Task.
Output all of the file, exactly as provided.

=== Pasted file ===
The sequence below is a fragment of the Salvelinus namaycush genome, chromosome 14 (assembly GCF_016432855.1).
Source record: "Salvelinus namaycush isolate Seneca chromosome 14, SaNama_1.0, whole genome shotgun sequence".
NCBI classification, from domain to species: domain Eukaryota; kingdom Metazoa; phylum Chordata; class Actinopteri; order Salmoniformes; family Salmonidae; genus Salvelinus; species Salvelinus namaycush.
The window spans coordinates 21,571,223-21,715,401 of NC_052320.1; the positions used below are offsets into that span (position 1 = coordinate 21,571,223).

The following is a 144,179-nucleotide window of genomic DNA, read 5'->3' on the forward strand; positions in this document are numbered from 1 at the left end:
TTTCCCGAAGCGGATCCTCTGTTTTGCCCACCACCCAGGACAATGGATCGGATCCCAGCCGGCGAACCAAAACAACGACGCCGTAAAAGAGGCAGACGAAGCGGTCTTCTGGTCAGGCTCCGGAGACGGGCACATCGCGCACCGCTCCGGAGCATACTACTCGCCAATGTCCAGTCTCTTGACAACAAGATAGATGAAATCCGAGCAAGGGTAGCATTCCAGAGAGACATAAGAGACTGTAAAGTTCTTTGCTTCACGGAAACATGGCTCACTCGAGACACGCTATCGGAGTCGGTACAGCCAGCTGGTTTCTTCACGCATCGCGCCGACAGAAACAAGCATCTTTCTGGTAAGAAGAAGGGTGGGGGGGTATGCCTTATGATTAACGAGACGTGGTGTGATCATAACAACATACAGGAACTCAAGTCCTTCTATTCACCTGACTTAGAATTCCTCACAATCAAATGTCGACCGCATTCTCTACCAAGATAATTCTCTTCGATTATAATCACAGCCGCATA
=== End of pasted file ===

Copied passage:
The sequence below is a fragment of the Salvelinus namaycush genome, chromosome 14 (assembly GCF_016432855.1).
Source record: "Salvelinus namaycush isolate Seneca chromosome 14, SaNama_1.0, whole genome shotgun sequence".
NCBI classification, from domain to species: domain Eukaryota; kingdom Metazoa; phylum Chordata; class Actinopteri; order Salmoniformes; family Salmonidae; genus Salvelinus; species Salvelinus namaycush.
The window spans coordinates 21,571,223-21,715,401 of NC_052320.1; the positions used below are offsets into that span (position 1 = coordinate 21,571,223).

The following is a 144,179-nucleotide window of genomic DNA, read 5'->3' on the forward strand; positions in this document are numbered from 1 at the left end:
TTTCCCGAAGCGGATCCTCTGTTTTGCCCACCACCCAGGACAATGGATCGGATCCCAGCCGGCGAACCAAAACAACGACGCCGTAAAAGAGGCAGACGAAGCGGTCTTCTGGTCAGGCTCCGGAGACGGGCACATCGCGCACCGCTCCGGAGCATACTACTCGCCAATGTCCAGTCTCTTGACAACAAGATAGATGAAATCCGAGCAAGGGTAGCATTCCAGAGAGACATAAGAGACTGTAAAGTTCTTTGCTTCACGGAAACATGGCTCACTCGAGACACGCTATCGGAGTCGGTACAGCCAGCTGGTTTCTTCACGCATCGCGCCGACAGAAACAAGCATCTTTCTGGTAAGAAGAAGGGTGGGGGGGTATGCCTTATGATTAACGAGACGTGGTGTGATCATAACAACATACAGGAACTCAAGTCCTTCTATTCACCTGACTTAGAATTCCTCACAATCAAATGTCGACCGCATTCTCTACCAAGATAATTCTCTTCGATTATAATCACAGCCGCATA